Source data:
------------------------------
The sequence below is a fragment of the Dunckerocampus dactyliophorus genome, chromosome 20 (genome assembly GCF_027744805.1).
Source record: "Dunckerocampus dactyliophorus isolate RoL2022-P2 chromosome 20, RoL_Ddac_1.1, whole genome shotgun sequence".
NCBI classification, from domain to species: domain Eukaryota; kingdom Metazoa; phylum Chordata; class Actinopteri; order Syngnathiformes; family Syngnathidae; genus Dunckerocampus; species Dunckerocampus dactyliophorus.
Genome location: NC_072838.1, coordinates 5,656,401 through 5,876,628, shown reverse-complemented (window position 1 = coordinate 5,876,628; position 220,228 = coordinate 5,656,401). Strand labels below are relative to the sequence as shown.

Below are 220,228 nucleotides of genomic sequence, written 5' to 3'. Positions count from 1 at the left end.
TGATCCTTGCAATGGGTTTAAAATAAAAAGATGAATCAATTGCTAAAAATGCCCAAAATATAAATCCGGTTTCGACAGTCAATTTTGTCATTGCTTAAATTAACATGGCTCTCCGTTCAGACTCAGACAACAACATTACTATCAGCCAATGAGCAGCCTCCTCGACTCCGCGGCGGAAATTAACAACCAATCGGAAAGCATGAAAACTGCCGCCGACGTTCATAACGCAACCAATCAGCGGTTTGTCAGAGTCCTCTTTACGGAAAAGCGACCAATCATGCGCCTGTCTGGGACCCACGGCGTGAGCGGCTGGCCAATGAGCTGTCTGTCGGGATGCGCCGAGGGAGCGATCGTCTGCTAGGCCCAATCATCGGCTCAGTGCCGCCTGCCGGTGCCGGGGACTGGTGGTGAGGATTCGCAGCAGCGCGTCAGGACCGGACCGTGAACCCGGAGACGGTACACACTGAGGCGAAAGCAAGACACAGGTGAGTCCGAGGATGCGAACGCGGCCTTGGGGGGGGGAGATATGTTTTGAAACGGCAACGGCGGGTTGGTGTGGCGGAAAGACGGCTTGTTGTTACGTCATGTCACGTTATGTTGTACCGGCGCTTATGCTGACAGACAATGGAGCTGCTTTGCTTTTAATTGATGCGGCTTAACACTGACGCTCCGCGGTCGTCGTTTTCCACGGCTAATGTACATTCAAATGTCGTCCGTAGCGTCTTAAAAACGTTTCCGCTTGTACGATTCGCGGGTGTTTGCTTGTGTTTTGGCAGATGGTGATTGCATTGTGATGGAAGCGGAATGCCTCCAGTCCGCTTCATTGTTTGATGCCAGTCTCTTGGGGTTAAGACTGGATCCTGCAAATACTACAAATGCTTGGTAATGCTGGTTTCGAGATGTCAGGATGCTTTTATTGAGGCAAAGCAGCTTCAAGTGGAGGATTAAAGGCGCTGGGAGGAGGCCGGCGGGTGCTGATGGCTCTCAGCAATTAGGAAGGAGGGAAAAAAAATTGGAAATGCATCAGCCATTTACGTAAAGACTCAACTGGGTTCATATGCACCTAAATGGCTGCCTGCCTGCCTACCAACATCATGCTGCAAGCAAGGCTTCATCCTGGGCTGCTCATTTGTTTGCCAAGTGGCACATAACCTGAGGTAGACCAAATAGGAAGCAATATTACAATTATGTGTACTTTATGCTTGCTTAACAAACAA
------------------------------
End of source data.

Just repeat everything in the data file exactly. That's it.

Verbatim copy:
The sequence below is a fragment of the Dunckerocampus dactyliophorus genome, chromosome 20 (genome assembly GCF_027744805.1).
Source record: "Dunckerocampus dactyliophorus isolate RoL2022-P2 chromosome 20, RoL_Ddac_1.1, whole genome shotgun sequence".
NCBI classification, from domain to species: domain Eukaryota; kingdom Metazoa; phylum Chordata; class Actinopteri; order Syngnathiformes; family Syngnathidae; genus Dunckerocampus; species Dunckerocampus dactyliophorus.
Genome location: NC_072838.1, coordinates 5,656,401 through 5,876,628, shown reverse-complemented (window position 1 = coordinate 5,876,628; position 220,228 = coordinate 5,656,401). Strand labels below are relative to the sequence as shown.

Below are 220,228 nucleotides of genomic sequence, written 5' to 3'. Positions count from 1 at the left end.
TGATCCTTGCAATGGGTTTAAAATAAAAAGATGAATCAATTGCTAAAAATGCCCAAAATATAAATCCGGTTTCGACAGTCAATTTTGTCATTGCTTAAATTAACATGGCTCTCCGTTCAGACTCAGACAACAACATTACTATCAGCCAATGAGCAGCCTCCTCGACTCCGCGGCGGAAATTAACAACCAATCGGAAAGCATGAAAACTGCCGCCGACGTTCATAACGCAACCAATCAGCGGTTTGTCAGAGTCCTCTTTACGGAAAAGCGACCAATCATGCGCCTGTCTGGGACCCACGGCGTGAGCGGCTGGCCAATGAGCTGTCTGTCGGGATGCGCCGAGGGAGCGATCGTCTGCTAGGCCCAATCATCGGCTCAGTGCCGCCTGCCGGTGCCGGGGACTGGTGGTGAGGATTCGCAGCAGCGCGTCAGGACCGGACCGTGAACCCGGAGACGGTACACACTGAGGCGAAAGCAAGACACAGGTGAGTCCGAGGATGCGAACGCGGCCTTGGGGGGGGGAGATATGTTTTGAAACGGCAACGGCGGGTTGGTGTGGCGGAAAGACGGCTTGTTGTTACGTCATGTCACGTTATGTTGTACCGGCGCTTATGCTGACAGACAATGGAGCTGCTTTGCTTTTAATTGATGCGGCTTAACACTGACGCTCCGCGGTCGTCGTTTTCCACGGCTAATGTACATTCAAATGTCGTCCGTAGCGTCTTAAAAACGTTTCCGCTTGTACGATTCGCGGGTGTTTGCTTGTGTTTTGGCAGATGGTGATTGCATTGTGATGGAAGCGGAATGCCTCCAGTCCGCTTCATTGTTTGATGCCAGTCTCTTGGGGTTAAGACTGGATCCTGCAAATACTACAAATGCTTGGTAATGCTGGTTTCGAGATGTCAGGATGCTTTTATTGAGGCAAAGCAGCTTCAAGTGGAGGATTAAAGGCGCTGGGAGGAGGCCGGCGGGTGCTGATGGCTCTCAGCAATTAGGAAGGAGGGAAAAAAAATTGGAAATGCATCAGCCATTTACGTAAAGACTCAACTGGGTTCATATGCACCTAAATGGCTGCCTGCCTGCCTACCAACATCATGCTGCAAGCAAGGCTTCATCCTGGGCTGCTCATTTGTTTGCCAAGTGGCACATAACCTGAGGTAGACCAAATAGGAAGCAATATTACAATTATGTGTACTTTATGCTTGCTTAACAAACAA